Cadi McCarthy pushes Catapult Dance into national spotlight

Dedicated: It’s so important to stay fresh and alive with your ideas," Catapult director Cadi McCarthy says. Picture: Ashley de Prazer
Dedicated: It’s so important to stay fresh and alive with your ideas," Catapult director Cadi McCarthy says. Picture: Ashley de Prazer

Award-winning contemporary dancer and choreographer Cadi McCarthy has built an illustrious career on the world stage that has spanned two decades. Having travelled through Europe, the US, Canada and Asia as both dancer and director, McCarthy  brought her knowledge and international networks to Newcastle six years ago.

Since moving to Newcastle with her son and partner in 2012, McCarthy has been quietly and determinedly changing the landscape of the local creative industry. The first of its kind in Newcastle, Catapult Dance Choreographic Hub spawned from her passion for youth education and professional development in contemporary dance.

Alongside an award-winning youth program, The Flipside Project, McCarthy’s most influential venture has undoubtedly been the development of a unique artist-in-residence program. Established in 2015, Propel has been inviting some of Australia’s top contemporary dancers and international choreographers to Newcastle for a series of three-week-long, fully funded, collaborative residencies with multidisciplinary Novocastrian artists.

The selected local artists have come from a diverse range of disciplines, including textile designers, multi-media artists, film-makers and musicians. The results are truly experimental but of an incredibly high calibre.  

The idea to facilitate a multidisciplinary residencies program came from McCarthy’s frustrations with her creative practice. When working as the artistic director of Buzz Dance Theatre in Western Australia, McCarthy was creating three major works a year. After her fourth year, she began to notice her movements had become formulaic. It was during this time that she first recognised the need for continued professional development, particularly for mid-career artists.

“It’s so important to stay fresh and alive with your ideas,” she says. “I wanted to create an environment where dancers could play and find a new creative path ... Other art forms spur you in new directions and conversations.”  

To her knowledge, Catapult is the only organisation in Australia to host collaborative residencies that pairs dancers with artists from different disciplines.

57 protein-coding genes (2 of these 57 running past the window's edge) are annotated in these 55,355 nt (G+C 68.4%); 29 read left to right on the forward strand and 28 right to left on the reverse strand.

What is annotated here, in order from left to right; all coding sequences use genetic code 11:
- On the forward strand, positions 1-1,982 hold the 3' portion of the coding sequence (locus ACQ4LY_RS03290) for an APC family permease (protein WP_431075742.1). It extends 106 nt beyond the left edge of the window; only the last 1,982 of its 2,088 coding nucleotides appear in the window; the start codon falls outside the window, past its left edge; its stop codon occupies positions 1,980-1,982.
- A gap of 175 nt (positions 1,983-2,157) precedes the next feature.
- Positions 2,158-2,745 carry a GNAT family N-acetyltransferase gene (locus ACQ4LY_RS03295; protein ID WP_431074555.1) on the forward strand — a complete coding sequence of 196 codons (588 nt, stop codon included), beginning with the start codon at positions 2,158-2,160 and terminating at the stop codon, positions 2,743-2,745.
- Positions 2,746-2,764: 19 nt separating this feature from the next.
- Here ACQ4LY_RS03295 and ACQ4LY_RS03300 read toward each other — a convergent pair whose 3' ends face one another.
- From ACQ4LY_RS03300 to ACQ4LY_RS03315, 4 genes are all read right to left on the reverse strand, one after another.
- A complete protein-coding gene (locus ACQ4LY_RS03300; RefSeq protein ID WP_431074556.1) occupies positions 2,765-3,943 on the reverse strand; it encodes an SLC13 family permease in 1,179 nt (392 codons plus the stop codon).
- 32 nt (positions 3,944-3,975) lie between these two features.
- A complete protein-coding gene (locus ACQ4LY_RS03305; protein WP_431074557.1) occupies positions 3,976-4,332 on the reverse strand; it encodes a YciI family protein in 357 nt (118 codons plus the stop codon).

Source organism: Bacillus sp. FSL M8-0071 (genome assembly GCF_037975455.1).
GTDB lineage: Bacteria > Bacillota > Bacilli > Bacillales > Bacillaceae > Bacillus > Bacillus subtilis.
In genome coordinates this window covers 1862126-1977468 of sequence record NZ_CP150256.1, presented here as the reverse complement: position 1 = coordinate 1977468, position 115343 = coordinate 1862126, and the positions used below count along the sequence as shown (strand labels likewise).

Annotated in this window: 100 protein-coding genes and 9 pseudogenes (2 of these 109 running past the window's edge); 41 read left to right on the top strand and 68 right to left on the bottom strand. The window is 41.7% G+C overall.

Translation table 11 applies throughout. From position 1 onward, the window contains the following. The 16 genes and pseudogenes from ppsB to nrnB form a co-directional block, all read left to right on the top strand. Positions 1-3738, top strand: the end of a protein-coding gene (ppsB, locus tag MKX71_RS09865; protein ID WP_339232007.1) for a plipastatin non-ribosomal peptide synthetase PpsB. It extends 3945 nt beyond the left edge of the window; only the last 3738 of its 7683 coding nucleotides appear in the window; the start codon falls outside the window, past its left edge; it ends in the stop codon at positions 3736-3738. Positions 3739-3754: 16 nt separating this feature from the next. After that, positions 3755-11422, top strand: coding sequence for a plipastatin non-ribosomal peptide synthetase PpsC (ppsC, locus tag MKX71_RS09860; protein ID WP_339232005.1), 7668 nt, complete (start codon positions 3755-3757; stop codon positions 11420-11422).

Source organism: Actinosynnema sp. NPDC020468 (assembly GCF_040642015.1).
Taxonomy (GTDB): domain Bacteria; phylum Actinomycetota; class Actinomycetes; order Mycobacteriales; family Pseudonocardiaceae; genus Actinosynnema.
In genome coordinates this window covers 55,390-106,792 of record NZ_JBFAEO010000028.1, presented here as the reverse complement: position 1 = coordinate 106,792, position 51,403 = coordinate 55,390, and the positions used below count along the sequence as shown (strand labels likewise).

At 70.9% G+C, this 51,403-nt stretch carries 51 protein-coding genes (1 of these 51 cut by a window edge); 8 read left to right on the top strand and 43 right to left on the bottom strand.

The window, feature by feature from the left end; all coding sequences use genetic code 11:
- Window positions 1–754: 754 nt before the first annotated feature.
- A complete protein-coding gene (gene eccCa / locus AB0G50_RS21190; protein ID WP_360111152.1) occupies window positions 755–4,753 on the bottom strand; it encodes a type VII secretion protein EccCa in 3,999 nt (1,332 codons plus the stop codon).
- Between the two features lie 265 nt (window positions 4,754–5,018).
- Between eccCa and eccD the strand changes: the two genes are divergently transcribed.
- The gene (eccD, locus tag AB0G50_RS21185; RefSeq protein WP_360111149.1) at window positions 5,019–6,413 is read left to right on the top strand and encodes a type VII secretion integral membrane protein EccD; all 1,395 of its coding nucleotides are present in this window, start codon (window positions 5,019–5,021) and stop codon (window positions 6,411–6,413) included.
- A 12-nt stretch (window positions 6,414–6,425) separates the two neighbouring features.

Having developed much of her career through connections in the industry, McCarthy is working to foster the same web of connection between local artists in Newcastle and the wider international arts community.

“That’s why I really love this Propel program, because you never know where a relationship will take you” she says. “The relationships that have already been built are so strong that I believe they’ll last the artists’ lifetime.”

Propel has already created fundamental changes to the trajectory of many local practitioners. Musician and performer Zackari Watt has since been working in Sydney with world-renowned physical theatre company Legs On The Wall, and composer James Hazel has been invited to the 2018 International Video Dance Festival of Burgundy.

Still growing: Cadi McCarthy. Picture: Simone De Peak

Still growing: Cadi McCarthy. Picture: Simone De Peak

“I feel like I’ve got two roles as an artist now in my 40s. One of them is myself as a creative artist ... But, more importantly, is my role as a facilitator for younger artists and to provide opportunities” McCarthy says.

This year she will visit choreographic centres in Sweden and UK as a recipient of the CREATE NSW Regional Arts Fellowship. She is looking to build upon Catapult by better understanding their infrastructure, programming, and funding models, and investigate exchange programs.  

Ultimately, McCarthy is striving to develop a culture that enables professional dancers to remain and work within our city.

“Dancers need a place in the community as professionals,” she says. “We give so much attention to training young people to get into these amazing schools, but where does the professional go after all that training?”

Dancers need a place in the community as professionals.

Cadi McCarthy

She is resolute about the importance of government funding for the arts, as a means to support a national artistic output that is relevant.

“Art shifts the lines. If you look through history, art has always been at the forefront of change. Artists are an extremely valuable part of the societal fabric and they need to be supported,” she says.

Spurred on by a seemingly inexhaustible supply of tenacious energy, a professional dance company is now within her sights.

“Newcastle is a big enough town. If you think about Europe, there are smaller towns [that have professional companies]. You don’t have to be Sydney, Melbourne or Perth to have a professional dance company.”

It’s clear that McCarthy’s biggest influence on Newcastle is still to come.